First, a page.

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Find the top rated atv trails in Clarksburg, whether you're looking for an easy short atv trail or a long atv trail, you'll find what you're looking for. Click on a atv trail below to find trail descriptions, trail maps, photos, and reviews.
Beautiful ride along the quiet river. Fort is a good place for a snack/lunch before heading back into Morgantown.
EASTERN SECTION. Starting at the Wolf Summit terminus, I rode 10 miles (and 10 back) on a Saturday afternoon 10/19/19 on an old Schwinn LeTour w/ 27 x 1 1/4 tires. I knew it was not an appropriate bike for this trail but it's what I've got.
Yes, the trail is in awful shape, and the state should invest in its improvement. Even during an especially dry fall, I encountered mud and soft ground frequently. The surfaces really varied. The most common surface was grass, but there were sections of fine stone/hard trail (w/in Salem especially) and sections of single and double track. There were a few spots where gravel had been put over previously-muddy problem areas. But the gravel was too big and laid thick to bike through. In the 10 mile section I biked, there were a lot of paved roads that ran parallel to the trail in part. On the way back, I took those to switch it up.
I will bike here again because I live closeby, the tunnels are cool, and it's remote. I will absolutely not bike here in the spring (trail will be soft&wet and a mess then) or after a lot of rainfall.
We parked at Star City parking lot and headed to connect to Deckers Creek Trail. I was glad they had marked the bumps on the asphalt portion with orange. Once we were out of town we started the 1000 foot climb which was gradual. Once we were on the cinder part of the trail we really warmed up to this trail. While you do hear traffic, you are surrounded by beautiful woods and rock formations. You do pass some industry but I really enjoyed the woods, rocks, and creek. Be mindful of some of the bridges as there can be an inch or two rise. It took us about 3 hours to go to end of trail (about 23 miles) when normally we go 10 miles an hour. There are no bathrooms until about mile marker 13.
The Allegheny Highlands Trail (AHT) isn't perfect but I think that's why I enjoyed this trail so much. There are certain parts where the trail goes from single track gravel to grass where you can tell where the path once was. This is not a road bike trail, I ride a hybrid bike and had no issues with this trail. There was Corridor H work which if the trail was closed between mile 15-17 I don't know if there would be a viable detour. I was able to ride the entire trail from downtown Elkins to Hendrincks and I loved every mile.
The extension into downtown Elkins is complete (Sept 2019), you can get on right behind the Visitor's Center. This adds about a mile and a half to the length of the trail and I highly reccomend it. There are trail heads every few miles. These trail heads only offer information as there are no amenities along the trail unless you stop at Elkins or Parsons. The scenery goes from farmland to residential to quiet streams and dense canopy. I rode the day after Labor Day and there were only less than a dozen other people (all very nice) on the entire trail.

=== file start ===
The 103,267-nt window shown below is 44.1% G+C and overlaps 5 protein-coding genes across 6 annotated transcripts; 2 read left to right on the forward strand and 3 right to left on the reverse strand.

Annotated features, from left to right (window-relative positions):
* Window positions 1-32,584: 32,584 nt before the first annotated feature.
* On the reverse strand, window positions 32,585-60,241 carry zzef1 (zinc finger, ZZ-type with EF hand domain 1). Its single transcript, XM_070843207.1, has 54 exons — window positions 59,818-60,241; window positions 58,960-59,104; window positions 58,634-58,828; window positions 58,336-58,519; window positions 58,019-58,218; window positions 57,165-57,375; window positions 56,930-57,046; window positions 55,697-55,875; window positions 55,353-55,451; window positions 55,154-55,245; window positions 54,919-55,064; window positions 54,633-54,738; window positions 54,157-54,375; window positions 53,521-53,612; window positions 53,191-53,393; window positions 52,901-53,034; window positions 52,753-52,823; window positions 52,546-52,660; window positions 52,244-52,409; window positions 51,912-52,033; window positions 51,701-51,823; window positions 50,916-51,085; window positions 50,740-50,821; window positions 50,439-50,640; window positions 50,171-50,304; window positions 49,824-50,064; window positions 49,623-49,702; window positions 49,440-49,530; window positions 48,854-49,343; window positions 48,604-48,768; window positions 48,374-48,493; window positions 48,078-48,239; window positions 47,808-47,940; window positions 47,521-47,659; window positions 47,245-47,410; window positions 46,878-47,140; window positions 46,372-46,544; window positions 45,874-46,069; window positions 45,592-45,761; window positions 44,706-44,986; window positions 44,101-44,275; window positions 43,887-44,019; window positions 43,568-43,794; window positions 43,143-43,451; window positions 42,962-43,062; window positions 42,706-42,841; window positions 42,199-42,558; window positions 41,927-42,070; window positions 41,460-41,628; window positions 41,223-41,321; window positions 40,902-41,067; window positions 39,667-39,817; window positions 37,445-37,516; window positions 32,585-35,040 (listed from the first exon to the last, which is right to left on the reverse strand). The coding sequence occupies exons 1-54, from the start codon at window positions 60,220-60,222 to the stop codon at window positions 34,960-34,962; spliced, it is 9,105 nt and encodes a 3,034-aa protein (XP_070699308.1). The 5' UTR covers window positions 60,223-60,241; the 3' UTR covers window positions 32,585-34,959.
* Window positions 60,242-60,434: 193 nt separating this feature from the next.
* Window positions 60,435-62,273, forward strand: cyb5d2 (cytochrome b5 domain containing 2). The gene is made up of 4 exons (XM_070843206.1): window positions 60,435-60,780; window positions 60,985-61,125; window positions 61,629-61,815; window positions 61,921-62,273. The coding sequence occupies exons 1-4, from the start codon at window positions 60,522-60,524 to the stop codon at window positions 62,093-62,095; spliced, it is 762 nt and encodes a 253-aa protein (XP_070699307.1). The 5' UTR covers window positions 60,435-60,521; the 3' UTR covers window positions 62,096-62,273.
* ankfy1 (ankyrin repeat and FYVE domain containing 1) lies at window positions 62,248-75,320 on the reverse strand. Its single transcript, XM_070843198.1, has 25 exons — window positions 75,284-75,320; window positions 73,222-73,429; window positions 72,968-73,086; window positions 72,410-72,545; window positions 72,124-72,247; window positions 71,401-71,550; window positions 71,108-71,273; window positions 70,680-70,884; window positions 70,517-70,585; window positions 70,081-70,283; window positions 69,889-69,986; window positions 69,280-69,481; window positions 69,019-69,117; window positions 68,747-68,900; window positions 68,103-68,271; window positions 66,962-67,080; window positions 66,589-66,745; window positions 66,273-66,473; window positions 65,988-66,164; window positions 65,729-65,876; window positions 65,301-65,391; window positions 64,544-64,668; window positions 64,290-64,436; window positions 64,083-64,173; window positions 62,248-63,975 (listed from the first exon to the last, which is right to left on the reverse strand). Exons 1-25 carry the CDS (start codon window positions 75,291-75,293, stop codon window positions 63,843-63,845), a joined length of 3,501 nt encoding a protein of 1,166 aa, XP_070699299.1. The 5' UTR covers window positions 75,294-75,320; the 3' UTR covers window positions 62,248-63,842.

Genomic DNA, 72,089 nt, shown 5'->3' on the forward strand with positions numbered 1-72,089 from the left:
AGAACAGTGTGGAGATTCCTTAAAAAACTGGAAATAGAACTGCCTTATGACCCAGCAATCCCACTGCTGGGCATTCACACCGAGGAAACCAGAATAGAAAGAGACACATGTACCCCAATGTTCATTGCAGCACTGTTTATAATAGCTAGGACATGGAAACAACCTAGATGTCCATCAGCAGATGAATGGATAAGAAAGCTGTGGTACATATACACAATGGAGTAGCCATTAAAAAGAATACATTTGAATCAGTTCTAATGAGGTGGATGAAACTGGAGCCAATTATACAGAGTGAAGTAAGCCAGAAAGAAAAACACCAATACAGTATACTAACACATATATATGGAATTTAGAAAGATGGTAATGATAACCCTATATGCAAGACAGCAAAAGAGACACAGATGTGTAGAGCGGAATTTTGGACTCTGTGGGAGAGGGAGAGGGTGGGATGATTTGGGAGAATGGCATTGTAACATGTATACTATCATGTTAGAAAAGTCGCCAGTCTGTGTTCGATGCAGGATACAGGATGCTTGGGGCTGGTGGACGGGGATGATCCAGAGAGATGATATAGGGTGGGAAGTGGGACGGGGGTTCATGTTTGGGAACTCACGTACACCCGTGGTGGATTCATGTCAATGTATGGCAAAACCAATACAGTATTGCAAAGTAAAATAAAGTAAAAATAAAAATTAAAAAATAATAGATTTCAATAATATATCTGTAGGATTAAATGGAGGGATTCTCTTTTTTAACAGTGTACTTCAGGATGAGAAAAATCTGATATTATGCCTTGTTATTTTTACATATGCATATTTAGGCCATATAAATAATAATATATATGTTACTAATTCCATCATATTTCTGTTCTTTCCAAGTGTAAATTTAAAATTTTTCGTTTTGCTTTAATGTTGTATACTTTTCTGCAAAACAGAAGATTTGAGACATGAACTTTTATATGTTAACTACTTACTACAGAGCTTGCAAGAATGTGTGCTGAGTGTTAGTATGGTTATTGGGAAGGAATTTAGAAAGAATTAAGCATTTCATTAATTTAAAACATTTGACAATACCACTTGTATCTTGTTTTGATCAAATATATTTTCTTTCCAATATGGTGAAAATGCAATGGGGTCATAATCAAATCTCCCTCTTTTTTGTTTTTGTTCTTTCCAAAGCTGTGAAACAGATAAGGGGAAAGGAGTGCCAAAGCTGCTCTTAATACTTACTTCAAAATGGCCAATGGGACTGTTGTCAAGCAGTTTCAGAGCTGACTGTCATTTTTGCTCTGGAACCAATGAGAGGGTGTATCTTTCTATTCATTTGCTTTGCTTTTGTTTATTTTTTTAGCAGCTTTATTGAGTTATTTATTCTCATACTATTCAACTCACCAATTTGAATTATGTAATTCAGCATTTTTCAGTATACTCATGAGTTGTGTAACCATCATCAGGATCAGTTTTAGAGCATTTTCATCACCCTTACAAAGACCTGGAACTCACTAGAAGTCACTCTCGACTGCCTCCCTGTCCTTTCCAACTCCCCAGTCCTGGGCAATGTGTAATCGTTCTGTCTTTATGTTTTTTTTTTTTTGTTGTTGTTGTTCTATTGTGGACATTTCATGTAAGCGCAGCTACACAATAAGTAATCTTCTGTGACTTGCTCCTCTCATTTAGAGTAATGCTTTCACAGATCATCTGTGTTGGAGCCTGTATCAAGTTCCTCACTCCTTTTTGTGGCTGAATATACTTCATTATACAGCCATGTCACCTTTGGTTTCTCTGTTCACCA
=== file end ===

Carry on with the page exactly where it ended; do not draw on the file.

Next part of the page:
If the AHT was closed at miles 15-17 I would have rated the AHT much lower since I don't think there was a viable on road section near the closure. Approach the AHT with an open mind and you will enjoy every minute of your ride!
Great trial for running and biking. Scenic. Love it. It never gets old.
The first few miles north of Elkins is paved and offers a nice ride with nice views. The trail then turns into what I can best describe as mostly as two cow paths with a minimum of crushed rock and plenty of grass. Makes it difficult to enjoy the countryside views when needing to concentrate of navigating the terrain.
Also blew a tire driving there on West Va state roads as hit a pothole. As the mechanic that fixed my tire commented "we don't have potholes in WV, we have craters!" Suggest anyone thinking of driving state/local roads in this state avoid them unless driving a dump truck or larger vehicle.
I went onto this trail at the northern terminus at the dam / power station as a detour from a longer road bike ride I was taking. Be forewarned: there are long steep stairs down to the trail at this end. Be prepared to carry your bike, stroller, whatever, ~40 steps.
For the first northernmost half-mile or so, there was a lot of big gravel on the trail. This was unpleasant and a rough ride and not like the reliable fine surface of other area trails (such as Mon River or Decker's Creek). But it was only 1/2 mile like that.
The worse problem was that ~2.5 miles south, the trail was gated and locked. This was a nice weekday, 330PM, late August before Labor Day weekend... I talked to another biker on the trail, and he said that the gate should've been unlocked by park staff. So unfortunately almost half the trail was randomly inaccessible this day. I did not go find any park staff and I do not know the gate locking schedule.